FAQ’s ~ Frequently asked questions about Hansen’s disease (Leprosy)
What is the correct terminology for Leprosy?
Hansen’s Disease is the official term in Hawaii and also advocated by the National Hansen’s Disease Center in Carville, Louisiana. However, the term “Hansen’s Disease” is used throughout most of the world. The question of terminology is widely debated, proponents of each term citing a number of reasons for their preference. However, it is universally agreed that the term “leper” is totally inappropriate and should not be used. Dictionary definitions of the word “leper” include the adjectives “immoral” and “unclean”. Persons with Hansen’s Disease are neither of these things.
What is Hansen’s Disease?
Hansen’s Disease is a chronic, infectious disease caused by a germ, Mycobacterium leprae. It usually involves the nerves, skin and eyes.
Is Hansen’s Disease infectious?
Yes, when untreated. However, even the most contagious patient becomes non-infectious within a few days or weeks of treatment. In addition, very few persons exposed to untreated patients contract the disease because only about five percent of the world’s population is even susceptible to it. Hansen’s Disease is transmitted by direct, person-to-person contact, usually repetitive, over a prolonged period of time.
Is Hansen’s Disease hereditary?
No, however some scientists feel that susceptibility to the disease may be inherited.
How is Hansen’s Disease transmitted?
Hansen’s Disease is transmitted by direct, person-to-person contact, usually repetitive, over a prolonged period of time.
What are the symptoms?
Early symptoms include reddish or pale colored skin patches that may have a loss of feeling; bumps and thickening of the skin; loss of feeling of the hands or feet.
How many people have Hansen’s Disease?
In 2000, 738,284 cases of Hansen’s Disease were identified worldwide; 91 in the United States. Between 1 million and 2 million people are believed permanently disabled by the disease. Ten countries account for 90 percent of cases: Brazil, Democratic Republic of the Congo,Guinea, India, Indonesia, Madagascar, Mozambique, Myanmar, Nepal and Tanzania.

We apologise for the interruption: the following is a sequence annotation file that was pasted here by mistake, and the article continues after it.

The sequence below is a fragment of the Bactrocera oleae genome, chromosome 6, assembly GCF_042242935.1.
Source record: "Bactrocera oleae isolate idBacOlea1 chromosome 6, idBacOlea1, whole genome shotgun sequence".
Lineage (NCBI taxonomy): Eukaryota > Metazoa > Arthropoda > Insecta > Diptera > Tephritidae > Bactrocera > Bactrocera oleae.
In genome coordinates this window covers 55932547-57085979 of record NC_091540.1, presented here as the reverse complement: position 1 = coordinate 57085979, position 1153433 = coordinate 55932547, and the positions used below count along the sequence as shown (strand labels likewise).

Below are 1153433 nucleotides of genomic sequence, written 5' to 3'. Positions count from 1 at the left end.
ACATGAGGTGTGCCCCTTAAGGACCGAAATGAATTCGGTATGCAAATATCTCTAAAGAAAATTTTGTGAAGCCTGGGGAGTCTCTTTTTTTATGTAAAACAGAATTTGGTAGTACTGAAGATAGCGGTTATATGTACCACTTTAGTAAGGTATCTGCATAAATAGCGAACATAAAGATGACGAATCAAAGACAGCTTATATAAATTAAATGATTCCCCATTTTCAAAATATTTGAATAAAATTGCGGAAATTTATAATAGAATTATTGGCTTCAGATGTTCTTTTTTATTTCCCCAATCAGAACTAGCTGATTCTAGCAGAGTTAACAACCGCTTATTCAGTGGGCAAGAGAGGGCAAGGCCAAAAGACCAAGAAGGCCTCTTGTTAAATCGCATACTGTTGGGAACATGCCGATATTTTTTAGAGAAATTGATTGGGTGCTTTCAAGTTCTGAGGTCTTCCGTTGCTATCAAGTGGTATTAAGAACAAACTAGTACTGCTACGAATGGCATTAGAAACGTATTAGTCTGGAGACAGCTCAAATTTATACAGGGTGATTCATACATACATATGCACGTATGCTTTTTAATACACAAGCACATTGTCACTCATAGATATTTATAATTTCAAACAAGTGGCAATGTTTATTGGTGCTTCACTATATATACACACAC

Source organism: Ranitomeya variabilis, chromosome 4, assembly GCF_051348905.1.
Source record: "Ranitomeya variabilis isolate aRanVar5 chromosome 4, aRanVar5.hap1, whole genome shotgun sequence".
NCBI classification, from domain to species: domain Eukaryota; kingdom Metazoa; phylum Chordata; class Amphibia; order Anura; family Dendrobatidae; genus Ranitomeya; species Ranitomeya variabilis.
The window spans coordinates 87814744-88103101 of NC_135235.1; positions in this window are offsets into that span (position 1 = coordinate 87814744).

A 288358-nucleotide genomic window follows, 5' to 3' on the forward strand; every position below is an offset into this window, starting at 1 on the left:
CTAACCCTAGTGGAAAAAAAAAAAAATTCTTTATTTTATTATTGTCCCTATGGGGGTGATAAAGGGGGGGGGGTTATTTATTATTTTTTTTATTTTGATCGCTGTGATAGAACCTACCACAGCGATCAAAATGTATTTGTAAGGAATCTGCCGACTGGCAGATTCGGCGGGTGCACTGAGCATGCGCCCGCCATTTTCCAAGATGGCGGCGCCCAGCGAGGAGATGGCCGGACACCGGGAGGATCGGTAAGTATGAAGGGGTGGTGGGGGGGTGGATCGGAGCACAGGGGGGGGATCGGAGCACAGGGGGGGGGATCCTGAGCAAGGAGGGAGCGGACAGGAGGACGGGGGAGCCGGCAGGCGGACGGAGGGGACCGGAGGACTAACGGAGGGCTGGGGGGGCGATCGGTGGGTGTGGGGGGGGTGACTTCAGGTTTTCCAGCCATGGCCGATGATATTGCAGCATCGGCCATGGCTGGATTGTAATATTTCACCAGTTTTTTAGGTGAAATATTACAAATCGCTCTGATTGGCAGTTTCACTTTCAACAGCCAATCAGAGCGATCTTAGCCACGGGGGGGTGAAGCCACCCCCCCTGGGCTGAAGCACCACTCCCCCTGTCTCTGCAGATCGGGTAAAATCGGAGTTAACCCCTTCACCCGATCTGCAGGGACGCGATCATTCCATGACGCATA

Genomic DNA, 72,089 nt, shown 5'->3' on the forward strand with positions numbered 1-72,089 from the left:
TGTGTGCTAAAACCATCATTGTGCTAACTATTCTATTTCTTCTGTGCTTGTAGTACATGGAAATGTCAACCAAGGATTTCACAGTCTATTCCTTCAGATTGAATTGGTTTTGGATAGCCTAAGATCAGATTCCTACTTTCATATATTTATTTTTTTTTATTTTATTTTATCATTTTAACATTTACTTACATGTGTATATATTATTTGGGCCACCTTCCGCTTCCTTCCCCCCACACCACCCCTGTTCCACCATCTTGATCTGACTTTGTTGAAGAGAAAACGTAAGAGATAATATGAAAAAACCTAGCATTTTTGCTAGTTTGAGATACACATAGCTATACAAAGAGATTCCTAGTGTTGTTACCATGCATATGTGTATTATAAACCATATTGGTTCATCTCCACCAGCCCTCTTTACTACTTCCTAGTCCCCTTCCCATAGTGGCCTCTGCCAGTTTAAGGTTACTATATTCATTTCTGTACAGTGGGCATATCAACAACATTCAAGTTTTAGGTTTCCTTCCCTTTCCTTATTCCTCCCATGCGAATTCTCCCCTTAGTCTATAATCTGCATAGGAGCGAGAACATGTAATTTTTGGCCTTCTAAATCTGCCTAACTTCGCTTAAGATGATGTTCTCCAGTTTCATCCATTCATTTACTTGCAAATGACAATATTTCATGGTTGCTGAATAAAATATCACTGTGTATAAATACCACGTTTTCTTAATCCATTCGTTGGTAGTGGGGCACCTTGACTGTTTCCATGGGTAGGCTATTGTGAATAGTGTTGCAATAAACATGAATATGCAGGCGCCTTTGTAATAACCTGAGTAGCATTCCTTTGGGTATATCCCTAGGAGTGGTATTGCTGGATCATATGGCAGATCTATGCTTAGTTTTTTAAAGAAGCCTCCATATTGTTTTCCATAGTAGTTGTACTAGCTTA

Do fingers and toes “fall off”?
No. As a result of nerve and blood vessel changes, bones in the hands and feet shrink, leaving them markedly deformed but this does not occur when a patient is under treatment. The damage may be aggravated by un-cared for injuries that occur because of the loss of feeling in hands and feet.
Do persons with Hansen’s Disease need to be isolated?
No. Mild cases are generally not infectious and the more severe cases become non-infectious within a few days or weeks of treatment. All newly diagnosed cases are treated as outpatients.
How is it treated?
Since the mid-1940’s, the sulfone drugs have been used in the treatment of Hansen’s Disease and the majority of persons who take their medicine regularly are cured. Treatment during the early stages averts disability. A multi-drug therapy – consisting of three drugs (dapsone, rifampicin and clofazimine) – kills the pathogen. Relapses are rare for patients in the United States who receive multi-drug therapy, which can take six months to two years.